Fintech is likely to make financial cybercrime even more common, warns William Hau, an information-warfare specialist.
He was in Hong Kong recently to promote a self-published book, “Born 2 Hack”. The book is a call for more people with programming skills to join the cybersecurity industry, which faces a critical lack of expertise worldwide.
Hau hopes to get more people to follow him into a career as a “white hat”, a hacker who works on behalf of companies and governments to either probe their defenses or help them respond to breaches.
The book offers a peek into the world of white hats, but not enough. Hau doesn’t want to wade into the details of coding, perhaps out of fear of intimidating his audience, or just to avoid breaking client confidentiality. He should have been a little readier to try.
Reading his book, I still don’t really know how it works when he’s called in to handle a bad situation. There’s no description of the actual work.
He alludes to things like the Shamoon virus attack, which sounds like something I might catch in the shower. And what is an SQL Injection attack, and would it arouse C-3PO?
In computers we trust
Hau’s on a mission to inform people of cybersecurity, but I’d suggest he could venture a little further into the weeds. (I think Hau should find a publishing house to take this on and whip it into proper editorial shape; there’s enough in it to make for a commercial product.)
That said, he offers plenty of nuggets. My biggest takeaway is that we – people above a certain age – were right to be afraid to put our personal information on the internet.
Remember how in the late 1990s and early 2000s, everyone was reluctant to put credit-card information online? Companies like PayPal made it “frictionless” while Facebook made us ready to post waaay too much information online.
But that older, fearful, primitive version of us? They were right! The internet, Hau writes, was never built with security in mind. Twenty years ago, e-commerce companies raced to build websites, with security as an afterthought, with no formal penetration testing (that is, they didn’t bother to find out how easily they could be hacked).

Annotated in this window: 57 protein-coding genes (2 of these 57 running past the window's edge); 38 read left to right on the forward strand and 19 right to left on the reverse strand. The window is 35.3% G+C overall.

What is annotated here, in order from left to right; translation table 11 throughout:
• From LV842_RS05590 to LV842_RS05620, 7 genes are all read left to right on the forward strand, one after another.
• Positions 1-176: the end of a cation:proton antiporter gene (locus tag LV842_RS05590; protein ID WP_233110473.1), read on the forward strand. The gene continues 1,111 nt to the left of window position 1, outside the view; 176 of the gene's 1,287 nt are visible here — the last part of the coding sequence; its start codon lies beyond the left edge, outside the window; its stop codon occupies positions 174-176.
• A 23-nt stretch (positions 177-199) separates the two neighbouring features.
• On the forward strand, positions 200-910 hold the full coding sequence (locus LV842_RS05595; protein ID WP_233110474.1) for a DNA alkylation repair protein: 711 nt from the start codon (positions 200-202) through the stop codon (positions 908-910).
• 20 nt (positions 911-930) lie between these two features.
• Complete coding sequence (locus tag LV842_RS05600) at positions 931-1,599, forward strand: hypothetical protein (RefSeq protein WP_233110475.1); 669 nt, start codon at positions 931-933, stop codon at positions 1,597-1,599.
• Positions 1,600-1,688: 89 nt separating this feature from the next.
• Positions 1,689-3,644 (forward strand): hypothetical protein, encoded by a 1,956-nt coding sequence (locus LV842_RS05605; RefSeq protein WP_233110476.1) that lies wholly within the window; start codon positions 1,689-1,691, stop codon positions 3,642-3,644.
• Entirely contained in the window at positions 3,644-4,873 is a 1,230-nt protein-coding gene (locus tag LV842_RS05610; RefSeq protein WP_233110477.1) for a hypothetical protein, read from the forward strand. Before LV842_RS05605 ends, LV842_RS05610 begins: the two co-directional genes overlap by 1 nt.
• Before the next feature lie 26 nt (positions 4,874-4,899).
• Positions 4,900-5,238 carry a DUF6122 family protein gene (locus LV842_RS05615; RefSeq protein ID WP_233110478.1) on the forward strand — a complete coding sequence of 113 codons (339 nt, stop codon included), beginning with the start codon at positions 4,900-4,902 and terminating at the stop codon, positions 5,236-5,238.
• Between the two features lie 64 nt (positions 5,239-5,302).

Crime does pay...online
There are three reasons why cybercrime will increase.
First, the advent of social media, the Internet of Things, public Wi-Fi, and mobile banking is rapidly expanding the “attack surface” of both consumers and corporations.
Fintech in mobile banking is all about being “frictionless”; consumers prize this convenience over everything else. That’s an invitation to trouble, and Hau reckons hackers are going to shift their targets from companies to consumers at a mass scale.
Second, cloud computing takes your information and spreads it everywhere. True, cloud computing reduces the single-point-of-vulnerability of keeping everything on one company’s servers. But it creates far more opportunities to steal something. Vendors’ clouds are safe if transitioning data there is well planned, and the I.T. is properly architected. But some companies will get it wrong.
Third is that hacking has never been easier. There are Cyberattacks-as-a-Service businesses out there selling malware and ransomware on the open market. Attackers don’t even need to know how to code now: they can simply buy point-and-click software, and head off to do some thieving.